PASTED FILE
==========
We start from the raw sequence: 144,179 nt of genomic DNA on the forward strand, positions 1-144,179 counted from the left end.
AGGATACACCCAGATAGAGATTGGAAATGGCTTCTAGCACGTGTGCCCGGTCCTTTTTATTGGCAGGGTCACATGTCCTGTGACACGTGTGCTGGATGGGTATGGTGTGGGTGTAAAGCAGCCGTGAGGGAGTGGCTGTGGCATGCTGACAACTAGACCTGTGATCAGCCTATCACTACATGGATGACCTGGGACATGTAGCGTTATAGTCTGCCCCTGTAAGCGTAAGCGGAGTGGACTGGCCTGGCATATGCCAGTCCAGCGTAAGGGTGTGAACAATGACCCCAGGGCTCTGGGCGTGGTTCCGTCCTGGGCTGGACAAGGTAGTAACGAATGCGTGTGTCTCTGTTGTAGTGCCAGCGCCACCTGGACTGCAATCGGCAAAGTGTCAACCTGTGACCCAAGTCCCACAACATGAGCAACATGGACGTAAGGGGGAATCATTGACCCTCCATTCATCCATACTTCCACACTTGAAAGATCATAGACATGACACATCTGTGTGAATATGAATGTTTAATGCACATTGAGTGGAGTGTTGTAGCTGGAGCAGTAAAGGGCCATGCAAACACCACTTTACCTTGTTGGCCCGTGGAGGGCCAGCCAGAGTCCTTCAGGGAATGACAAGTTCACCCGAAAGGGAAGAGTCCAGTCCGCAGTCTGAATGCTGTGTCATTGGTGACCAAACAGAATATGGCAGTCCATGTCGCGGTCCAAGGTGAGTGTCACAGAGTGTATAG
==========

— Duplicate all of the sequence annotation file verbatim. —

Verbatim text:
We start from the raw sequence: 144,179 nt of genomic DNA on the forward strand, positions 1-144,179 counted from the left end.
AGGATACACCCAGATAGAGATTGGAAATGGCTTCTAGCACGTGTGCCCGGTCCTTTTTATTGGCAGGGTCACATGTCCTGTGACACGTGTGCTGGATGGGTATGGTGTGGGTGTAAAGCAGCCGTGAGGGAGTGGCTGTGGCATGCTGACAACTAGACCTGTGATCAGCCTATCACTACATGGATGACCTGGGACATGTAGCGTTATAGTCTGCCCCTGTAAGCGTAAGCGGAGTGGACTGGCCTGGCATATGCCAGTCCAGCGTAAGGGTGTGAACAATGACCCCAGGGCTCTGGGCGTGGTTCCGTCCTGGGCTGGACAAGGTAGTAACGAATGCGTGTGTCTCTGTTGTAGTGCCAGCGCCACCTGGACTGCAATCGGCAAAGTGTCAACCTGTGACCCAAGTCCCACAACATGAGCAACATGGACGTAAGGGGGAATCATTGACCCTCCATTCATCCATACTTCCACACTTGAAAGATCATAGACATGACACATCTGTGTGAATATGAATGTTTAATGCACATTGAGTGGAGTGTTGTAGCTGGAGCAGTAAAGGGCCATGCAAACACCACTTTACCTTGTTGGCCCGTGGAGGGCCAGCCAGAGTCCTTCAGGGAATGACAAGTTCACCCGAAAGGGAAGAGTCCAGTCCGCAGTCTGAATGCTGTGTCATTGGTGACCAAACAGAATATGGCAGTCCATGTCGCGGTCCAAGGTGAGTGTCACAGAGTGTATAG